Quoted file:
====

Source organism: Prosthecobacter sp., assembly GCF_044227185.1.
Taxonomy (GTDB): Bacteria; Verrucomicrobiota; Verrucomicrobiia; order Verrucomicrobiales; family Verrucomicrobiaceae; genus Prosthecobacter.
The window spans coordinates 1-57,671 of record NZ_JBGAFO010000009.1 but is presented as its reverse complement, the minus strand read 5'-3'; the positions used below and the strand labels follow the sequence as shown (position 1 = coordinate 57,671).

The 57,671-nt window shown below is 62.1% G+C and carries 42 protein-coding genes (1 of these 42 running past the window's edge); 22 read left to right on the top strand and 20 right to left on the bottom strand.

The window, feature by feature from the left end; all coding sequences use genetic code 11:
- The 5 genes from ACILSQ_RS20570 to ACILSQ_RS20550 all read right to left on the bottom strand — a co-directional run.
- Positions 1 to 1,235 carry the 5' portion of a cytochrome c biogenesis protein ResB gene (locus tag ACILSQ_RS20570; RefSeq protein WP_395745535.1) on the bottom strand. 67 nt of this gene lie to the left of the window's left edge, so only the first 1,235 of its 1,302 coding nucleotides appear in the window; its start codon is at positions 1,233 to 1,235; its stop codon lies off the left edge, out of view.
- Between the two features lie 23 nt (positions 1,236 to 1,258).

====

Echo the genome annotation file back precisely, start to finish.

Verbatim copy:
Source organism: Prosthecobacter sp., assembly GCF_044227185.1.
Taxonomy (GTDB): Bacteria; Verrucomicrobiota; Verrucomicrobiia; order Verrucomicrobiales; family Verrucomicrobiaceae; genus Prosthecobacter.
The window spans coordinates 1-57,671 of record NZ_JBGAFO010000009.1 but is presented as its reverse complement, the minus strand read 5'-3'; the positions used below and the strand labels follow the sequence as shown (position 1 = coordinate 57,671).

The 57,671-nt window shown below is 62.1% G+C and carries 42 protein-coding genes (1 of these 42 running past the window's edge); 22 read left to right on the top strand and 20 right to left on the bottom strand.

The window, feature by feature from the left end; all coding sequences use genetic code 11:
- The 5 genes from ACILSQ_RS20570 to ACILSQ_RS20550 all read right to left on the bottom strand — a co-directional run.
- Positions 1 to 1,235 carry the 5' portion of a cytochrome c biogenesis protein ResB gene (locus tag ACILSQ_RS20570; RefSeq protein WP_395745535.1) on the bottom strand. 67 nt of this gene lie to the left of the window's left edge, so only the first 1,235 of its 1,302 coding nucleotides appear in the window; its start codon is at positions 1,233 to 1,235; its stop codon lies off the left edge, out of view.
- Between the two features lie 23 nt (positions 1,236 to 1,258).